The second system involves the use of TiO2 coated electrodes with air electrodes as cathodes in either one or two compartment set ups, using many water soluble organic compounds as fuels. Such a system can be used to degrade many organics such as benzaldehyde, 1,2-dihydroxybenzene (CAT) potassium hydrogen phthalate, 2-propanol, phthalic acid (HHP), 4-chlorophenol, and ascorbic acid to mention but a few. The rate of degradation depends on the light source used, amount of lumens from the light source reaching the catalytically coated surface, passivation, chemical nature and stability of the organic compound, pH and cell configuration. With daylight as the source, at room temperature the photoelectrocatalyic (pec) cell connected for 11 days brought about an 88 % degradation of CAT, 4 times more than a similar surface confined photocatalytic (pc) cell could offer.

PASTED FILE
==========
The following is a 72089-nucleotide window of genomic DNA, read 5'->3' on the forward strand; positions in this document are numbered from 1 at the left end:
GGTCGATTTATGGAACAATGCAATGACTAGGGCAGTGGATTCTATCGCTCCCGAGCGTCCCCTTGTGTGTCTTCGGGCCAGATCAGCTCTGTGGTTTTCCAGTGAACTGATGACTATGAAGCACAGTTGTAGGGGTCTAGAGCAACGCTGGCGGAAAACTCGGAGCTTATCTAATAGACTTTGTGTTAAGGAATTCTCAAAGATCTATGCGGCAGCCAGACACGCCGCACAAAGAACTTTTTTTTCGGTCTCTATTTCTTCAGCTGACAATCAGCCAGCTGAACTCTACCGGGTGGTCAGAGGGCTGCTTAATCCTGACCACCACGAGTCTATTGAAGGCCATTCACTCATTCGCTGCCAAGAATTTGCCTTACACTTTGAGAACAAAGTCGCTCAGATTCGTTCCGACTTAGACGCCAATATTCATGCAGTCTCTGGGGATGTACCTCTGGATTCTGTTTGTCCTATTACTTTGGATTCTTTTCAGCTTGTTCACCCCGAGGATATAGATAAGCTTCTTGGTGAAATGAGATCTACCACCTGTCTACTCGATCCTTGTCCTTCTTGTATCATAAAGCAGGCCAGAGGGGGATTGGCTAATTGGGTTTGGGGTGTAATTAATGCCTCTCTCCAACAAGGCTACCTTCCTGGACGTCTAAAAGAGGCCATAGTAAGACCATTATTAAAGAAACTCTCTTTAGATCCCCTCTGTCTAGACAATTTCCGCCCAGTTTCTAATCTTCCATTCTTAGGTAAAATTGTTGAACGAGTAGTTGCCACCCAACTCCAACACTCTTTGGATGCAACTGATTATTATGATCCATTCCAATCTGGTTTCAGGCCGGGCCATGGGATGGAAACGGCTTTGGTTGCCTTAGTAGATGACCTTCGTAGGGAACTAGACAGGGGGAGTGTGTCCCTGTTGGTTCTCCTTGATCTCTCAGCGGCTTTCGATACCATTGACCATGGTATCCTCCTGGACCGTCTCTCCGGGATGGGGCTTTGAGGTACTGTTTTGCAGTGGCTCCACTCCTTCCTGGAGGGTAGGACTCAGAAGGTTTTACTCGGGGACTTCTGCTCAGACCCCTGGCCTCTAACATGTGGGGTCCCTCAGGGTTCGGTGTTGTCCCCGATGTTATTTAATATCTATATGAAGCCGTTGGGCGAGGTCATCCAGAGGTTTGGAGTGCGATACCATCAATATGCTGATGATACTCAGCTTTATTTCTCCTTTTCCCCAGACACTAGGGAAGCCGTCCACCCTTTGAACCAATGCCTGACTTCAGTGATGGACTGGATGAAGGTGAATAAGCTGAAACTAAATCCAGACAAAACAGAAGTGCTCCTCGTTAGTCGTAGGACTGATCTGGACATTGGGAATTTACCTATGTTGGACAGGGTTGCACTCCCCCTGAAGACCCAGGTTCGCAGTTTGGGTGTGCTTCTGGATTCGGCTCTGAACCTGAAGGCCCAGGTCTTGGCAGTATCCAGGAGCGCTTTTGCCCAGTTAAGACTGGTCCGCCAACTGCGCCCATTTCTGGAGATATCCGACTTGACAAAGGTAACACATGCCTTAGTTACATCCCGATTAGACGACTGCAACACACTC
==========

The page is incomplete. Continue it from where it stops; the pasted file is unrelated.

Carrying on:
Titanium dioxide (TiO2) suspensions have widely been used as photocatalysts, either alone or in a doped form to degrade organic compounds and kill bacteria. Because of its relatively large band gap, UV light has been the most efficient radiation used to allow this catalysis to occur.